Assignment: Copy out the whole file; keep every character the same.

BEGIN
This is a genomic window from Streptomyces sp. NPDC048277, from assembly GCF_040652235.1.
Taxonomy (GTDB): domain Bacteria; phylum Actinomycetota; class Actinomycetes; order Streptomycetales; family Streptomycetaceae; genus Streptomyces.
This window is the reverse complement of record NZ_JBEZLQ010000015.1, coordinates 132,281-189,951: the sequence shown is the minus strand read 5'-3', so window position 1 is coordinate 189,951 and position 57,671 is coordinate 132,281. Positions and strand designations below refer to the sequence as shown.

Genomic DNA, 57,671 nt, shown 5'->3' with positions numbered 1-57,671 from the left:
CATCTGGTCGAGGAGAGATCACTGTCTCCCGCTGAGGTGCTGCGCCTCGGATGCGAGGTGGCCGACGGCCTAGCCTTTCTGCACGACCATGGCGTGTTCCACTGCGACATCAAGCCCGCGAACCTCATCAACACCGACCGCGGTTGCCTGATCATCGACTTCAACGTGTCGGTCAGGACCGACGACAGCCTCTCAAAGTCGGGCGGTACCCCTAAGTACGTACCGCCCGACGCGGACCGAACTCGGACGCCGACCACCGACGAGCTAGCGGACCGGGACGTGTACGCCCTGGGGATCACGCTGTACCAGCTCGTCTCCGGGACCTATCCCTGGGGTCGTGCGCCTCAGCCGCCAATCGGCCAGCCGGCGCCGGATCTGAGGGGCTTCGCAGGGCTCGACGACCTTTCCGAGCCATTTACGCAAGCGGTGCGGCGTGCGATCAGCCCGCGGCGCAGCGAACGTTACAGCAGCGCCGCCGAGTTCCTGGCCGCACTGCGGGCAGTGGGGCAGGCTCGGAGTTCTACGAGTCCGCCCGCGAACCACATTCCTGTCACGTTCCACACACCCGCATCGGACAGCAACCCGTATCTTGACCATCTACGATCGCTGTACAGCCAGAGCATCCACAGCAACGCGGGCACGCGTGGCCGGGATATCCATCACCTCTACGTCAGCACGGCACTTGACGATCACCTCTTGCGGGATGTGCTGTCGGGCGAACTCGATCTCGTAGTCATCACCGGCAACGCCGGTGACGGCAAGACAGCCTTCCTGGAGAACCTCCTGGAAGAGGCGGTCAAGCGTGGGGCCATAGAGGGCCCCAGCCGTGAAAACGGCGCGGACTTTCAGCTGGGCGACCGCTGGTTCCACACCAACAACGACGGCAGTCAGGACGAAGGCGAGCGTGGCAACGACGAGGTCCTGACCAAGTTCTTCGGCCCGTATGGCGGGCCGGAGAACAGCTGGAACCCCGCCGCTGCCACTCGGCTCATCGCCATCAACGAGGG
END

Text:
This is a genomic window from Streptomyces sp. NPDC048277, from assembly GCF_040652235.1.
Taxonomy (GTDB): domain Bacteria; phylum Actinomycetota; class Actinomycetes; order Streptomycetales; family Streptomycetaceae; genus Streptomyces.
This window is the reverse complement of record NZ_JBEZLQ010000015.1, coordinates 132,281-189,951: the sequence shown is the minus strand read 5'-3', so window position 1 is coordinate 189,951 and position 57,671 is coordinate 132,281. Positions and strand designations below refer to the sequence as shown.

Genomic DNA, 57,671 nt, shown 5'->3' with positions numbered 1-57,671 from the left:
CATCTGGTCGAGGAGAGATCACTGTCTCCCGCTGAGGTGCTGCGCCTCGGATGCGAGGTGGCCGACGGCCTAGCCTTTCTGCACGACCATGGCGTGTTCCACTGCGACATCAAGCCCGCGAACCTCATCAACACCGACCGCGGTTGCCTGATCATCGACTTCAACGTGTCGGTCAGGACCGACGACAGCCTCTCAAAGTCGGGCGGTACCCCTAAGTACGTACCGCCCGACGCGGACCGAACTCGGACGCCGACCACCGACGAGCTAGCGGACCGGGACGTGTACGCCCTGGGGATCACGCTGTACCAGCTCGTCTCCGGGACCTATCCCTGGGGTCGTGCGCCTCAGCCGCCAATCGGCCAGCCGGCGCCGGATCTGAGGGGCTTCGCAGGGCTCGACGACCTTTCCGAGCCATTTACGCAAGCGGTGCGGCGTGCGATCAGCCCGCGGCGCAGCGAACGTTACAGCAGCGCCGCCGAGTTCCTGGCCGCACTGCGGGCAGTGGGGCAGGCTCGGAGTTCTACGAGTCCGCCCGCGAACCACATTCCTGTCACGTTCCACACACCCGCATCGGACAGCAACCCGTATCTTGACCATCTACGATCGCTGTACAGCCAGAGCATCCACAGCAACGCGGGCACGCGTGGCCGGGATATCCATCACCTCTACGTCAGCACGGCACTTGACGATCACCTCTTGCGGGATGTGCTGTCGGGCGAACTCGATCTCGTAGTCATCACCGGCAACGCCGGTGACGGCAAGACAGCCTTCCTGGAGAACCTCCTGGAAGAGGCGGTCAAGCGTGGGGCCATAGAGGGCCCCAGCCGTGAAAACGGCGCGGACTTTCAGCTGGGCGACCGCTGGTTCCACACCAACAACGACGGCAGTCAGGACGAAGGCGAGCGTGGCAACGACGAGGTCCTGACCAAGTTCTTCGGCCCGTATGGCGGGCCGGAGAACAGCTGGAACCCCGCCGCTGCCACTCGGCTCATCGCCATCAACGAGGG